Revisiting a Classic from the Civil Rights Era: Black Like Me

The premise of Black Like Me couldn’t be more succinct or effective: a white journalist goes under medical treatments to turn his skin black in order to understand the black experience in the deep south in 1959.

This is an astonishing and gripping self-penned account of John Howard Griffin’s decision to try something radical. What’s the saying … not until you walk in my shoes? Griffin literally did, and he did so with compassion and searching eyes as he tried to understand how reality for the blacks could be as such.

The best decision he made as he planned out his trip into oblivion was to change absolutely nothing about himself except his skin color. He remained himself with his own name, his own family background, his writing credentials, his manners and vocabulary. One day he was John Howard Griffin, white man. The next he was John Howard Griffin, black man.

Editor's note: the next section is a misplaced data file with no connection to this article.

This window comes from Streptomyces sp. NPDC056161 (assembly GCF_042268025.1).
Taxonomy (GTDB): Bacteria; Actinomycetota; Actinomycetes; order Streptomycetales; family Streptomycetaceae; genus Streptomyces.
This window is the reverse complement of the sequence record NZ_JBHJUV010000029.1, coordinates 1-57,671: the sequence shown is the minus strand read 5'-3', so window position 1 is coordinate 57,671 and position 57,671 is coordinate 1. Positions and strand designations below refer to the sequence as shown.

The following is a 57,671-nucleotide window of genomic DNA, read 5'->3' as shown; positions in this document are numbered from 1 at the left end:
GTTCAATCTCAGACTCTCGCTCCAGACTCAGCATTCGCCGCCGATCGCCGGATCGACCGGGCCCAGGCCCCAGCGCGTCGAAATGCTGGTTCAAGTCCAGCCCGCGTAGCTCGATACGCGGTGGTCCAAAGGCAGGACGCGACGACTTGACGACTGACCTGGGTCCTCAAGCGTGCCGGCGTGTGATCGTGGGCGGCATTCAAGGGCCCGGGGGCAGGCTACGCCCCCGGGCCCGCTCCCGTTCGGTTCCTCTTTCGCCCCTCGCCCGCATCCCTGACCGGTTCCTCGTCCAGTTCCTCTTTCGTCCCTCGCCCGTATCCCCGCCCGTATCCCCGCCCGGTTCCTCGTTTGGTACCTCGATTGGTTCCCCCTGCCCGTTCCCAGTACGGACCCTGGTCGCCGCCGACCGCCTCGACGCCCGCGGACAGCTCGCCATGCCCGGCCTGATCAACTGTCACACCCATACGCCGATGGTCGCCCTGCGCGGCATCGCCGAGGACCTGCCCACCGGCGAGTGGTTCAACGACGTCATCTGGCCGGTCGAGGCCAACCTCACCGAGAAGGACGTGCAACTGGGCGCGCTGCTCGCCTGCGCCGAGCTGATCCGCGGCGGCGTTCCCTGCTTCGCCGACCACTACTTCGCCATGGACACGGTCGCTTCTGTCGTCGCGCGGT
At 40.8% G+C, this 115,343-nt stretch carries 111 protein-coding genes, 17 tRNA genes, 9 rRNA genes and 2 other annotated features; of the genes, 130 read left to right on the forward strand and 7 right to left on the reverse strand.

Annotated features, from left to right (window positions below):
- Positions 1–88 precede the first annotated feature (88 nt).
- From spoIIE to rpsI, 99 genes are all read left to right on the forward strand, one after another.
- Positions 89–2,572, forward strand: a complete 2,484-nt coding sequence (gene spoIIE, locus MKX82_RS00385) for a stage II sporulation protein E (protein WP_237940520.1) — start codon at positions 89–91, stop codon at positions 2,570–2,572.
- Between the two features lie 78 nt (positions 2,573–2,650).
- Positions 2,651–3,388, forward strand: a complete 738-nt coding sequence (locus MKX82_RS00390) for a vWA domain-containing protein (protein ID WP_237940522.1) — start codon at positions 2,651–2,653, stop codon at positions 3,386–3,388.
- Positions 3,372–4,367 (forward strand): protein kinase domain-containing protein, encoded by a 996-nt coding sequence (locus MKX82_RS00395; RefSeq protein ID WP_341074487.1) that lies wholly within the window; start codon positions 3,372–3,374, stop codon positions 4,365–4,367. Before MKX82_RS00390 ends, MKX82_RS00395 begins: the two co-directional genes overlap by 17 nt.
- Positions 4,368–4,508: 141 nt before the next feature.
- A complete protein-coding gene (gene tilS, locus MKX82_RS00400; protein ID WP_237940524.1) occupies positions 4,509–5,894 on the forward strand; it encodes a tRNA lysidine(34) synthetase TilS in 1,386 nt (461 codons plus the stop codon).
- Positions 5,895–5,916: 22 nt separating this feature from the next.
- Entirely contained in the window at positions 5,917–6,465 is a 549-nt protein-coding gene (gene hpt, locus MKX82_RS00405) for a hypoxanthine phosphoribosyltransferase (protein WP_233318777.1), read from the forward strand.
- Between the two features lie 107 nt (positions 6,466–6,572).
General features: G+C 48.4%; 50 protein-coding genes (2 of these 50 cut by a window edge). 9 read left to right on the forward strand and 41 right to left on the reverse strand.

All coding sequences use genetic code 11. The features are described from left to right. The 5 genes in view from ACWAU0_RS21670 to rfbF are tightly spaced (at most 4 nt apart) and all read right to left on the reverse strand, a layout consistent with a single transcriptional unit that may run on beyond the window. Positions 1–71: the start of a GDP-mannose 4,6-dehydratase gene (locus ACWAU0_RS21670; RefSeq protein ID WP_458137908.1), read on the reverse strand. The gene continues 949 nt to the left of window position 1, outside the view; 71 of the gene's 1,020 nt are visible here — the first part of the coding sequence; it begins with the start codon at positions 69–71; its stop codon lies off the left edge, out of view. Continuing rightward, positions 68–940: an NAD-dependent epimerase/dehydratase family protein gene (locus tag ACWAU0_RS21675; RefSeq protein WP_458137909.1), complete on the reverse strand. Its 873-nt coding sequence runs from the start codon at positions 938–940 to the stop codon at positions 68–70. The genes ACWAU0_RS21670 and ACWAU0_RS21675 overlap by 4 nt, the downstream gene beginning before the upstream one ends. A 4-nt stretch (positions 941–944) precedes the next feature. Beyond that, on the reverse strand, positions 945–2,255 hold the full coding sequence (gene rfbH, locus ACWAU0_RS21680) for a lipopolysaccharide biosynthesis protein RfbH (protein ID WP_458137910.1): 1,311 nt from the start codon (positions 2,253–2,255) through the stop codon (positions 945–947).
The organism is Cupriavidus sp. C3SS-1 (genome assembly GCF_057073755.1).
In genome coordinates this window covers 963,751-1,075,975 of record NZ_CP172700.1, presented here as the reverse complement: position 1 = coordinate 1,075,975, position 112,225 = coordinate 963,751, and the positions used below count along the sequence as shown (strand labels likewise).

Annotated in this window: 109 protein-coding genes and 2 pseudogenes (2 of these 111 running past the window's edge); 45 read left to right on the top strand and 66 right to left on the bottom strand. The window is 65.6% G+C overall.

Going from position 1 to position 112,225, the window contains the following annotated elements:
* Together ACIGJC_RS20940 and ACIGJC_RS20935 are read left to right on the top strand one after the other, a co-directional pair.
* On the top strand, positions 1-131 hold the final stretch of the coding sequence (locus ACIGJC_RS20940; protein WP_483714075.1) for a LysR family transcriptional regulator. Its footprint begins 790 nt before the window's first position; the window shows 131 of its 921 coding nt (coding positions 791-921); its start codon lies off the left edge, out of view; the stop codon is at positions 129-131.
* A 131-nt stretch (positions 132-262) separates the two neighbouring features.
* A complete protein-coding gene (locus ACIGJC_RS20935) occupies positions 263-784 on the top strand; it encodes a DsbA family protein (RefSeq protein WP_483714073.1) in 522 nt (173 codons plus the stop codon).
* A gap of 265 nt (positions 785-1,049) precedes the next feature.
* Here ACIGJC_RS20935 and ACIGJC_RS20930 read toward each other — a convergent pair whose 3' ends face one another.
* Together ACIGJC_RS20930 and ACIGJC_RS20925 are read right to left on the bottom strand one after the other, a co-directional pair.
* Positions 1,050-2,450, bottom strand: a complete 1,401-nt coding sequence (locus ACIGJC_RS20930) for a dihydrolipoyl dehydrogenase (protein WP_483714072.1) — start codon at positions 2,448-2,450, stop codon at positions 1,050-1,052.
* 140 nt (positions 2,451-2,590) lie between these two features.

But skin color changed everything. As I mentioned before, Griffin, now in black skin, walked into oblivion. He suddenly felt marginalized and degraded. But even worse than that, as he describes, he discovers how the black community becomes invisible. Like the shoeshine man – some whites looked upon him as if he was a mere machine, plop a nickel in for a service with no human element about him at all.

Griffin’s experiences take him deep into the segregated south, emotionally draining him to the point where his past white life seems distant and unreal.

Griffin’s work is a tableau of the times, an indictment of the segregated south for sure, but it goes much deeper than just that. It delves into the inner recesses of man’s soul and asks piercing questions about the moral depravity that once tore the country apart.

This has been required reading in my US History class for years, and it should be required reading for all students. It puts racial issues – even the pertinent ones facing us today – in clear and unequivocal terms: to degrade any man because of his race is to degrade all of humankind.

While we need to continue to address racial grievances of today, we must also never forget how far we have come, nor the people who made history by standing up for what was right. This book is an excellent place to start for those who want to remember.

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